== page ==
With friends like these, itâ€™s no wonder Microsoft started making its own PCs. This week, HP, the worldâ€™s largest maker of computers, launched a portable computer running Googleâ€™s lackluster Chrome OS. And itâ€™s not alone: Lenovo, the second-largest maker of the PCs in the world, also announced a Chromebook recently, joining Acer and Samsung. Why are Microsoftâ€™s biggest partners actively working against the company?
Although itâ€™s understandable that PC makers donâ€™t want all their eggs in one basket, the Microsoft partnership has resulted in the dominant PC platform, one that still garners over 90 percent market share after a full 20 years at the top. But PC makers have routinely tried to undercut Microsoft and Windows, from the days of IBMâ€™s OS/2 and Lotus SmartSuite to the Linux-based netbooks of several years ago.
Today, however, PC makers are increasingly turning to Chromebooks as the Windows alternative of choice. Like the Linux-based netbooks they spiritually replace, Chromebooks are toy computers running limited software on performance-challenged hardware. Chrome OS, the Google-based OS that powers these systems, is basically just the Chrome web browser with a few peripheral functions thrown in, and itâ€™s fair to claim that a low-priced Windows-based notebook loaded up with the Chrome browser would be about 100 times more useful.
But that assessment assumes weâ€™re worried about customers. Chrome OS shines only for the PC makers, and here we see these companies pushing a solution that benefits them and not their users. Chrome OS, it turns out, is free. And that means that like Linux before it, Chrome OS can help these companies more easily turn a per-unit profit in a market in which they have seemingly forgotten how to do so.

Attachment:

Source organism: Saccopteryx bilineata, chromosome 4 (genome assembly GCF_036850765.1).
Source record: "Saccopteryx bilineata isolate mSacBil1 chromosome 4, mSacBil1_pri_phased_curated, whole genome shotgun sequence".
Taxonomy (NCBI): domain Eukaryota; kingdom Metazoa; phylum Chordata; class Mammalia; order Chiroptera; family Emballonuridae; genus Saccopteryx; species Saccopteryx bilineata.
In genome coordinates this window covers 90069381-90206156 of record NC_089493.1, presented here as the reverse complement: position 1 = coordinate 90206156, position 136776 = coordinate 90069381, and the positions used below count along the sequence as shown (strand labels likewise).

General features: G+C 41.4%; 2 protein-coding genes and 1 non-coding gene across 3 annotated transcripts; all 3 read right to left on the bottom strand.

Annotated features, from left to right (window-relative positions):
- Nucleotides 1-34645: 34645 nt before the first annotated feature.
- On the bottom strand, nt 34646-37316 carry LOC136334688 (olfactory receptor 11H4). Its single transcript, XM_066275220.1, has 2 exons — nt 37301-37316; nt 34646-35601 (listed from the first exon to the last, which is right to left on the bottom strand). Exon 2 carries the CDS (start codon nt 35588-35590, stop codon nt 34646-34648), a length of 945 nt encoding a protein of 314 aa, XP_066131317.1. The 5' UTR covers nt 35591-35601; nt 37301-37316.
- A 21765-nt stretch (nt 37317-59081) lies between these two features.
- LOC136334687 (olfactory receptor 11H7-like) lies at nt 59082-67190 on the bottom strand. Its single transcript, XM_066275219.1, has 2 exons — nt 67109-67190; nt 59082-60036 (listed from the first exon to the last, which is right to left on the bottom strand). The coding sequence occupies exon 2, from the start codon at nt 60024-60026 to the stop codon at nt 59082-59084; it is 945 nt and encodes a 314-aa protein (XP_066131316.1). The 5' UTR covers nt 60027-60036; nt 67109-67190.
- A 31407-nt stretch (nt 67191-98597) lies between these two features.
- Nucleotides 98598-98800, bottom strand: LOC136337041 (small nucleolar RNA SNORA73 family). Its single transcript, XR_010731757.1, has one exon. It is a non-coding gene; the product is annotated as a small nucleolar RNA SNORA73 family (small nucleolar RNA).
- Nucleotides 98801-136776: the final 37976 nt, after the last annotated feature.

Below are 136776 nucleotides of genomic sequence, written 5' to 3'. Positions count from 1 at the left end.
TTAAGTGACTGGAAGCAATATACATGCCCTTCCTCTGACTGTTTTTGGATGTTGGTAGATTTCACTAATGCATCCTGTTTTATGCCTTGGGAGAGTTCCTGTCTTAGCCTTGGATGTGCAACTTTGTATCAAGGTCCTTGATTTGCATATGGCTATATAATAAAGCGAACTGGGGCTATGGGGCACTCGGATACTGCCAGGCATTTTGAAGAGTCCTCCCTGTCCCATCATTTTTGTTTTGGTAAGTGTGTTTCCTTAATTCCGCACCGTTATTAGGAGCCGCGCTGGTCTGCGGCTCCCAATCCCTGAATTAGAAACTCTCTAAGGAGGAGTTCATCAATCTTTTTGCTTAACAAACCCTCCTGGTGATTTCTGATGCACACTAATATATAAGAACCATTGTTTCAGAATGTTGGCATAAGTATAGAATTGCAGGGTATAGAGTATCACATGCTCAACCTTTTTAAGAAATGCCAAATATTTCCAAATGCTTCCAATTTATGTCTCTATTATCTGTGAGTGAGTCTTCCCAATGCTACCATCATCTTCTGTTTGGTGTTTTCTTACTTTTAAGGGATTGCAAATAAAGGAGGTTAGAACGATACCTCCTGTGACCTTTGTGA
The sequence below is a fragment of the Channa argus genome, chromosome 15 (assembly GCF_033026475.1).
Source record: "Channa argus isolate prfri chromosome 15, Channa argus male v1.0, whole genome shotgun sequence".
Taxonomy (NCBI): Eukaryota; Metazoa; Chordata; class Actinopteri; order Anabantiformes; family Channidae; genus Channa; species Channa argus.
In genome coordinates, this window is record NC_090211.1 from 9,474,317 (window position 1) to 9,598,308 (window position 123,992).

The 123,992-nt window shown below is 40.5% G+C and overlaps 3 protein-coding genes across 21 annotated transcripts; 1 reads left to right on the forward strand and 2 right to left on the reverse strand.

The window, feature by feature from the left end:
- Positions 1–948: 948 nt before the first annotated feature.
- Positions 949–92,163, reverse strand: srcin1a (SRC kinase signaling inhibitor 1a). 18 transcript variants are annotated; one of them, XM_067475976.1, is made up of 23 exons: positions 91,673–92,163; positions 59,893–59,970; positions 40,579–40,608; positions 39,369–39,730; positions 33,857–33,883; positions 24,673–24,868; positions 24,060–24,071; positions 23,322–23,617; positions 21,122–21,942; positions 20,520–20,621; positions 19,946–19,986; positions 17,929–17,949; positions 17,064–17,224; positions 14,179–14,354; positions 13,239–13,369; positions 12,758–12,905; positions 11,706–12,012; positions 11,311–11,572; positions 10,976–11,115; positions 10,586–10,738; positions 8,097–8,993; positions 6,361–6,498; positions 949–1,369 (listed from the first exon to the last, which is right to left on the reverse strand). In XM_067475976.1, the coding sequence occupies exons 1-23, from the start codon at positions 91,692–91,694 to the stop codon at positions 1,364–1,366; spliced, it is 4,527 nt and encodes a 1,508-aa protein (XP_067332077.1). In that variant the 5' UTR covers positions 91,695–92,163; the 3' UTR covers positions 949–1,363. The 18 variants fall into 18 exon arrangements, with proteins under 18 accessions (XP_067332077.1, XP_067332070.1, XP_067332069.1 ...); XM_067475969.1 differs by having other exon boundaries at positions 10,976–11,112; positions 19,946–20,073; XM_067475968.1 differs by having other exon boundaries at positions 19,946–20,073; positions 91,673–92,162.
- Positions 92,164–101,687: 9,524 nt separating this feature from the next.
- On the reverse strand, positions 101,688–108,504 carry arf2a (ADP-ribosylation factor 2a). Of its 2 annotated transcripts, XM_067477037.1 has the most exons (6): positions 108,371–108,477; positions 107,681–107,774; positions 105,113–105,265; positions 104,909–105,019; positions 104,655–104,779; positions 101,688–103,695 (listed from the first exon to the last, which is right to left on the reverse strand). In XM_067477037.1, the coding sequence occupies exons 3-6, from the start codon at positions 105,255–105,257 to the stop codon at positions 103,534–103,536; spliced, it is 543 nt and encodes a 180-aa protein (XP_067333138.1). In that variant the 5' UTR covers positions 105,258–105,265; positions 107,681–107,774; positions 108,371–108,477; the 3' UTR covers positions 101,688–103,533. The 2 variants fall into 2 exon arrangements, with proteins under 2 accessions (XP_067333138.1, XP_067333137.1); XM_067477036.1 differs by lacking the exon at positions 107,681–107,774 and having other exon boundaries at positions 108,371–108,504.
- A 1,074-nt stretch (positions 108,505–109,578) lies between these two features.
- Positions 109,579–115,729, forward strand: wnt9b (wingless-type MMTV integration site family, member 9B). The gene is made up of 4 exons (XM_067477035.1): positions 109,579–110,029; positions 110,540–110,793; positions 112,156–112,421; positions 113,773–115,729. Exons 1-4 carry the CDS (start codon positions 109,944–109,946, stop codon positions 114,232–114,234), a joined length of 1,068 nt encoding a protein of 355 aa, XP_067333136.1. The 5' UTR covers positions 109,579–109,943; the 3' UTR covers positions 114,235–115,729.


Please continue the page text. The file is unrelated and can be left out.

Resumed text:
Iâ€™ve written before why it was the PC makers' own similar actions a decade ago that triggered the netbook-based race to the bottom, and that these firms can no longer make money on Windows-based PCs because consumers now expect unrealistically low prices. Microsoft insiders have confided to me that PCs with no crapware bundle would need to be priced at an average of $800 in order for that business to be successful. But the average selling price of portable computers in the United States is about $420.
Whatâ€™s still unclear is why PC makers would even try to back such a lackluster entry. Linux, at least, was a full OS, comparable in many ways to Windows. But Chrome OS is a web browser that still has very limited offline capabilities. And HPâ€™s machine, like most Chromebooks, isnâ€™t particular enticing even if you can look beyond the lack of software capabilities. Itâ€™s large, heavy, and plastic-looking, virtually identical to the firmâ€™s Windows laptops. But it gets barely more than 4 hours of battery life.
In Windows 8, Microsoft has given the PC makers the system they need to raise prices with tablets with and hybrid devices, and to excite consumers with modern multi-touch capabilities and stellar battery life. But what these companies shipped in the holiday selling period wasâ€”wait for itâ€”a selection of low-cost, traditional PCs that didnâ€™t have any multi-touch capabilities. Microsoft is correct to blame these firms for Windows 8â€™s slow start. But with PC makers now hedging their bets with Chromebooks, maybe itâ€™s time to start reevaluating the relationship.
And before anyone blames Surface for this silliness, remember that Microsoftâ€™s PC push was in fact triggered by years of abuse by its PC maker partners, which have been busy ruining the Windows experience with crapware, low-end hardware, wrong and out-of-date drivers, and no control over the retail sales points, which often look like they were picked over by a mob from a Mad Max movie. If anything, Microsoft waited too long.